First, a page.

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Abstract: TH-PO044

Efficacy of Regional Citrate vs. Heparin Anticoagulation in Patients With AKI Requiring Continuous Renal Replacement Therapy: A Randomized Study

Session Information

Category: Acute Kidney Injury

  • 102 AKI: Clinical‚ Outcomes‚ and Trials

Authors

  • Bhalla, Anil, Sir Ganga Ram Hospital, New Delhi, Delhi, India
  • Bhandari, Gaurav Mahendra, Sir Ganga Ram Hospital, New Delhi, Delhi, India
  • Tiwari, Vaibhav, Sir Ganga Ram Hospital, New Delhi, Delhi, India
  • Bhargava, Vinant, Sir Ganga Ram Hospital, New Delhi, Delhi, India
  • Gupta, Anurag, Sir Ganga Ram Hospital, New Delhi, Delhi, India
  • Malik, Manish, Sir Ganga Ram Hospital, New Delhi, Delhi, India
  • Gupta, Ashwani, Sir Ganga Ram Hospital, New Delhi, Delhi, India
  • Rana, Devinder S., Sir Ganga Ram Hospital, New Delhi, Delhi, India
Background

For the functioning of any Renal replacement treatment (RRT) and adequate hemoperfusion, it needs anticoagulation to prevent the extracorporeal circuit from clotting. Although heparin is cheap and easy monitoring can be done, bleeding risks are high. Regional citrate anticoagulation (RCA) acts only in the extracorporeal circuit and thus appears safe.

Methods

A RCT was conducted in the Intensive Care Unit of this hospital. AKI patients requiring CRRT were randomized into 2 groups based on anticoagulation used. Group 1 - RCA as anticoagulation while group 2 was the heparin group. A total of 52 patients were taken, equally divided into two groups. Efficacy and safety parameters were analyzed in both groups.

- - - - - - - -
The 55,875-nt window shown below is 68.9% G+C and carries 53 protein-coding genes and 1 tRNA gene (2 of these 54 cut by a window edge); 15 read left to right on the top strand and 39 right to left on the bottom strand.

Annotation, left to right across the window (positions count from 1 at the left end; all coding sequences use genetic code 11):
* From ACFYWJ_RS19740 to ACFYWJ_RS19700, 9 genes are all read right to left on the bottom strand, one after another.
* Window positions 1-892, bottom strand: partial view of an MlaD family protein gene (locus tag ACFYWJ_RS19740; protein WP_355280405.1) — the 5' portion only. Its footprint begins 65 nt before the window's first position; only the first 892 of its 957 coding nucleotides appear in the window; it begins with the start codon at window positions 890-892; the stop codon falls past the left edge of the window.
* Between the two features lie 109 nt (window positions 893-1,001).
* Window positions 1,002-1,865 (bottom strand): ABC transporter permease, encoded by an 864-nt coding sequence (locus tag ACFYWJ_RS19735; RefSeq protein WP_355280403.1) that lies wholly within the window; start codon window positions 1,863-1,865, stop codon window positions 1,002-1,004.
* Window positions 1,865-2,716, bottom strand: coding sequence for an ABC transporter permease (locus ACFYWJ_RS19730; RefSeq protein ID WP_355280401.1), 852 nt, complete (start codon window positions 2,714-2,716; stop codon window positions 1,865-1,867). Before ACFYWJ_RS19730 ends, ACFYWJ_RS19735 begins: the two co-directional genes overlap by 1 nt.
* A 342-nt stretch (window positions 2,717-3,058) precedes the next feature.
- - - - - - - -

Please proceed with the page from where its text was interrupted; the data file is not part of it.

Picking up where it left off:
Outcome measures: Filter lifespan, effective delivered RRT dose, number of bleeding episodes, hypocalcemia, citrate toxicity (ratio of total calcium to ionized calcium), and metabolic complications.

Results

Demographic data were comparable amongst both the groups. Sepsis was the most common cause of hospital admission in both groups (38.5% vs 50%). Oliguria was the most common indication for CRRT (53.8% in the RCA group and 61.5% in the heparin group). Mean filter lifespan in the RCA group was 45.11 hours while in the heparin group was 26.11 hours and it was clinically significant (P <0.001). The mean effective delivered RRT dose was higher in the RCA group (26 ml/kg/hour) compared to the heparin group (24.23 ml/kg/hour) and was clinically significant (P <0.001). Bleeding was higher in the heparin group than RCA group (42.3% vs 11.5%) and it was clinically significant (P = 0.027). 4 patients (15.4%) experienced hypocalcemia in the RCA group but were corrected with calcium and decreasing RCA dose. Zero cases of citrate toxicity were seen and only two patients (7.7%) were found to have metabolic alkalosis which was also corrected by reducing the RCA dose and stopping bicarbonate infusion if going on.

Conclusion

In critically ill patients with AKI on CRRT, regional citrate anticoagulation, when compared to systemic heparin, is safe and more effective than heparin. Heparin was associated with significant bleeding complications and increased heparin-induced thrombocytopenia episodes.